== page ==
Phytane

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Phytane
Skeletal formula of phytane
Names
IUPAC name
2,6,10,14-Tetramethylhexadecane[1]
Identifiers
3D model (Jmol)
1744639
ChEBI
ChemSpider
ECHA InfoCard 100.010.303
EC Number 211-332-2
MeSH phytane
Properties
C20H42
Molar mass 282.56 g·mol−1
Appearance Colourless liquid
Odor Odourless
Density 791 mg mL−1 (at 20 °C)
Boiling point 69 to 71 °C (156 to 160 °F; 342 to 344 K) at 100 mPa
Hazards
S-phrases S24/25
Related compounds
Related alkanes
Except where otherwise noted, data are given for materials in their standard state (at 25 °C [77 °F], 100 kPa).
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Infobox references

Phytane is a type of diterpenoid alkane. In contrast to pristane, which is formed from the dehydroxylation of phytol, it has one extra carbon.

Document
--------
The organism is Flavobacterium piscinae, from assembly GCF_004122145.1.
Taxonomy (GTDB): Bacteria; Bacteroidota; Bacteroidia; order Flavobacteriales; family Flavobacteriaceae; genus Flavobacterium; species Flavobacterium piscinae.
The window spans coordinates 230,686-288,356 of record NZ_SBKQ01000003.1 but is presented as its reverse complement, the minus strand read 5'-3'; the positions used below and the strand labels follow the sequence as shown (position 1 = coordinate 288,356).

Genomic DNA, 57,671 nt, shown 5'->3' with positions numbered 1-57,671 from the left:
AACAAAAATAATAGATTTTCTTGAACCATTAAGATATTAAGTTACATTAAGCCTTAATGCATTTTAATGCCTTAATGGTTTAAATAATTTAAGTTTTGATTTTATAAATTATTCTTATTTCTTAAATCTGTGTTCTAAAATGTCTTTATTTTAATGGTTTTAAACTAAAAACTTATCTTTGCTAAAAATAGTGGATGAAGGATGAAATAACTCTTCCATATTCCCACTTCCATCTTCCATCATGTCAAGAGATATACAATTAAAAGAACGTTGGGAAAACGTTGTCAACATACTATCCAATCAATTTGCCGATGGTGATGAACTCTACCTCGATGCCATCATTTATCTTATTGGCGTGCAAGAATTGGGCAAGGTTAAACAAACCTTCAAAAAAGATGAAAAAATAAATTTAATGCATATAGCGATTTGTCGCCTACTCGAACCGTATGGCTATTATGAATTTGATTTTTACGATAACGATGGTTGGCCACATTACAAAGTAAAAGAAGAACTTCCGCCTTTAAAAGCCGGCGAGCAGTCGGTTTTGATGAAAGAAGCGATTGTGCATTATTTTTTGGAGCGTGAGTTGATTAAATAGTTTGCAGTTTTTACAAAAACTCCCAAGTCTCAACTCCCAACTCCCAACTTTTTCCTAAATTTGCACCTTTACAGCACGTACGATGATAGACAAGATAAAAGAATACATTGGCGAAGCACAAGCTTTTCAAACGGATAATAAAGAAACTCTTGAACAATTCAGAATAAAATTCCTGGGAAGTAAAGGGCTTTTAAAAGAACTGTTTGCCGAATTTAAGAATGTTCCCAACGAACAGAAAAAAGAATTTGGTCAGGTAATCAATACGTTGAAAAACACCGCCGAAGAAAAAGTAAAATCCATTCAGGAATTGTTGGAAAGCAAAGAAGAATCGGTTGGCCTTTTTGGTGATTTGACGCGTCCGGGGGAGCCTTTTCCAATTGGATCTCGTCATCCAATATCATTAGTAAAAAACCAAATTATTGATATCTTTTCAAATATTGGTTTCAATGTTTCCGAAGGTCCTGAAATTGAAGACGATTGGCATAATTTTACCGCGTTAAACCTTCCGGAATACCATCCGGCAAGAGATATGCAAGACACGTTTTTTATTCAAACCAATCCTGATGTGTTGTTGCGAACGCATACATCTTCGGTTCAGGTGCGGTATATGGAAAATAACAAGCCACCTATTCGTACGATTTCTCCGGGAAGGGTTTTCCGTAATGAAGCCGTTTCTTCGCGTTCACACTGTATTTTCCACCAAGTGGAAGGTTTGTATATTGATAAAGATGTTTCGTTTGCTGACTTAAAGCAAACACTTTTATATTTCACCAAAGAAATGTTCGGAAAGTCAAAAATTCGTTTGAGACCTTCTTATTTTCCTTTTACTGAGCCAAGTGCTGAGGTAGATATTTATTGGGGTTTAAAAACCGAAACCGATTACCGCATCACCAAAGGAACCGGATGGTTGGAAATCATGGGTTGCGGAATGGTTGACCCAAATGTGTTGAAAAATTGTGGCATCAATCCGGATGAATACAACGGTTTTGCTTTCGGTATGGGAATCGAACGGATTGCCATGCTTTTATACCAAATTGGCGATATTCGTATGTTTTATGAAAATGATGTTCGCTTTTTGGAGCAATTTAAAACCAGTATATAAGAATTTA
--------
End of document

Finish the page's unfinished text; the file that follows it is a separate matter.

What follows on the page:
Phytanyl is the corresponding substituent. Phytanyl groups are frequently found in phospholipids in membranes of thermophilic Archaea.[2] These include caldarchaeol, a compound which contains two fused phytanyl chains.

It is used as a bio-marker in petroleum studies.[3]

Unsaturated phytanes[edit]

Phytene is the singly unsaturated version of phytane. Phytene is also found as the functional group phytyl in many organic molecules of biological importance such as chlorophyll, tocopherol (Vitamin E) and phylloquinone (Vitamin K1). Phytene's corresponding alcohol is phytol.

Geranylgeranene is the fully unsaturated form of phytane. The corresponding substituent is geranylgeranyl.

See also[edit]

References[edit]

  1. ^ "phytane - Compound Summary". PubChem Compound. USA: National Center for Biotechnology Information. 27 March 2005. Identification and Related Records. Retrieved 14 March 2012. 
  2. ^ Edited by Ricardo Cavicchioli (2007), Archaea, Washington, DC: ASM Press, ISBN 1-55581-391-7, OCLC 172964654 
  3. ^ Hunt, J. (2002). "Early developments in petroleum geochemistry". Organic Geochemistry. 33: 1025–1052. doi:10.1016/S0146-6380(02)00056-6.